Operation Jubilee, the raid on the German-occupied French port of Dieppe was one of the most controversial and costly operations of the Second World War. A combined force of nearly six thousand Canadian, British and other Allied troops took part in the six-hour raid. The outcome was a catastrophe with over four thousand men killed, wounded or captured. Historian Robin Neillands, described it as ‘one of greatest tragedies of the Second World War’. However, the actions by No.3 and No.4 Commandos on either flank were among the best commando operations of the war.
Commandos who went on the Dieppe raid
The Dieppe Operation
Destruction of the Battery
No. 4 Commando’s destruction of six 155mm guns was described as ‘a classic example of the use of well-trained troops and a thoroughness in planning, training and execution.’ Honours awarded included the Victoria Cross to Major Pat Porteous. His citation read:
Pat Porteous VC
‘At Dieppe on the 19th August 1942, Major Porteous was detailed to act as Liaison Officer between the two detachments whose task it was to assault the heavy coast defence guns.
In the initial assault Major Porteous, working with the smaller of the two detachments, was shot at close range through the hand, the bullet passing through his palm and entering his upper arm. Undaunted, Major Porteous closed with his assailant, succeeded in disarming him and killed him with his own bayonet thereby saving the life of a British Sergeant on whom the German had turned his aim.
In the meantime, the larger detachment was held up, and the officer leading this detachment was killed and the Troop Sergeant-Major fell seriously wounded. Almost immediately afterwards the other officer of the detachment was also killed.
Major Porteous, without hesitation and in the face of withering fire, dashed across the open ground to take over command of the detachment. Rallying them, he led them on a charge which carried the German position at the point of the bayonet and was severely wounded for the second time. Though shot through the thigh he continued to the final objective where he eventually collapsed from loss of blood after the last of the guns had been destroyed.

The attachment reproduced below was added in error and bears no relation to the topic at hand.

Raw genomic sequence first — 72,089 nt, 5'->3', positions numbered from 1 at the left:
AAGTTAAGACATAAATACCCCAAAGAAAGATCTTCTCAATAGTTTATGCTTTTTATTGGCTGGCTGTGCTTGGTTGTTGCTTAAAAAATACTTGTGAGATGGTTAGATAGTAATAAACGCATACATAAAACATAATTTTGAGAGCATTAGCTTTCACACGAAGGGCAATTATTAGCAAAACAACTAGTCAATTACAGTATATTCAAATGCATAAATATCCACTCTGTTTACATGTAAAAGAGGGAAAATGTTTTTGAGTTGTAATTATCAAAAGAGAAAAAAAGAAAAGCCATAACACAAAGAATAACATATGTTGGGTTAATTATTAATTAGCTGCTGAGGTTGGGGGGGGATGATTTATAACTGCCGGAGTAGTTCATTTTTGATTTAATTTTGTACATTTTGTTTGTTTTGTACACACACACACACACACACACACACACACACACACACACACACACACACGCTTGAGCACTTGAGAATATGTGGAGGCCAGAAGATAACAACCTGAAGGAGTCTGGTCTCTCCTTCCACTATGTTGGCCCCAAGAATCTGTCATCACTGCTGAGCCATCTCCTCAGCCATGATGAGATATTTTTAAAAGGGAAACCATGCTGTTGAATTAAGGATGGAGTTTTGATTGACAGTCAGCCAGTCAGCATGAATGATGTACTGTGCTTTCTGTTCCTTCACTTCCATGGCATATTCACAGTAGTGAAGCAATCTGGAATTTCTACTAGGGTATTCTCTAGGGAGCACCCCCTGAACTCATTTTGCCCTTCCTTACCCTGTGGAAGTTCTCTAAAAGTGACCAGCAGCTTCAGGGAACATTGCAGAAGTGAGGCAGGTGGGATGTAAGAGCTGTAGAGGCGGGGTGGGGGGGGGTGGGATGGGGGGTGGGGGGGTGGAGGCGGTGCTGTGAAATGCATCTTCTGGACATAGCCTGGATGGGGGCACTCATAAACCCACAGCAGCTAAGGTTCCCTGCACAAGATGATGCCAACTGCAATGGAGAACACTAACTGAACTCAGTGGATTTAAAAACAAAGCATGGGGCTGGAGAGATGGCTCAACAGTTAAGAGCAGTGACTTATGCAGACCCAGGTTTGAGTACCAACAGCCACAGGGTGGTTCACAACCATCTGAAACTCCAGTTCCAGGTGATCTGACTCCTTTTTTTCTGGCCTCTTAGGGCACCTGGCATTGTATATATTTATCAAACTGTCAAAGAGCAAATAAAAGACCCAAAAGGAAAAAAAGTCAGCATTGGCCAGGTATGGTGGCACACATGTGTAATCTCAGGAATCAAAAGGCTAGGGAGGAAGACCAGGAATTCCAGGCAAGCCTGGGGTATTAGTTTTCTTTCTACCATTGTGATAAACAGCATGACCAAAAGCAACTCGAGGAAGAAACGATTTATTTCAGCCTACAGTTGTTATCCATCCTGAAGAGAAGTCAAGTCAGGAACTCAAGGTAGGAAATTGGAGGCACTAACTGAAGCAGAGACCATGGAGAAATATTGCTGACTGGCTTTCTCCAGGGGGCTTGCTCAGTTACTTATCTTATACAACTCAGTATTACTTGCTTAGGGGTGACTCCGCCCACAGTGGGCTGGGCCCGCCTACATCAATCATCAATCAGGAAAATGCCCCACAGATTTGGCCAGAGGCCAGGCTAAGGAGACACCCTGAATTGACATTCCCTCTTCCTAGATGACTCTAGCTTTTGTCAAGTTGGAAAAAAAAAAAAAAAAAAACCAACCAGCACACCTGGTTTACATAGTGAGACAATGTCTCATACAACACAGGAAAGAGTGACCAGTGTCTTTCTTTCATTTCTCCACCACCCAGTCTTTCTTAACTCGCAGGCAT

Major Porteous’s most gallant conduct, his brilliant leadership and tenacious devotion to a duty which was supplementary to the role originally assigned to him, was an inspiration to the whole of the detachment.’
Smash and Grab
Lord Lovat succinctly summed up the success of the raid, ‘My task was fundamental: in and out – smash and grab.’
Lord Lovat briefing his men.
On the eastern flank the raid by Lieutenant Colonel John Durnford-Slaters No.3 Commando was besieged with bad luck before it even started. The Commando’s flotilla of twenty vessels was attacked by a German convoy. Major Peter Young’s craft did make it on to Yellow Beach Two though.
John Durnford-Slater and Peter Young
Young and eighteen men harassed the Battery at Berneval-le-Grand with small-arms and sniper fire for nearly three hours. Remarkably they all managed to re-embark on their landing-craft and return safely to Britain.
Considering the small party of men that landed their action was testament to the fighting spirit of the commandos. For his leadership Major Young was awarded the Distinguished Service Order. The determination of the commandos reduced the capability of the battery and reduced its rate of fire.
The actions by the men of No.3 and No.4 Commandos at Dieppe, highlighted how small groups of highly trained men, using only the weapons and ammunition they could carry, could successfully carry out raids on the German occupied coast. Inspirational leadership, courage and determination in adversity were exactly the qualities that Winston Churchill called for in his demand for ‘men of the hunter class’.
For more commando action on the French coast read: The Raid – A Butcher and Bolt Novel.
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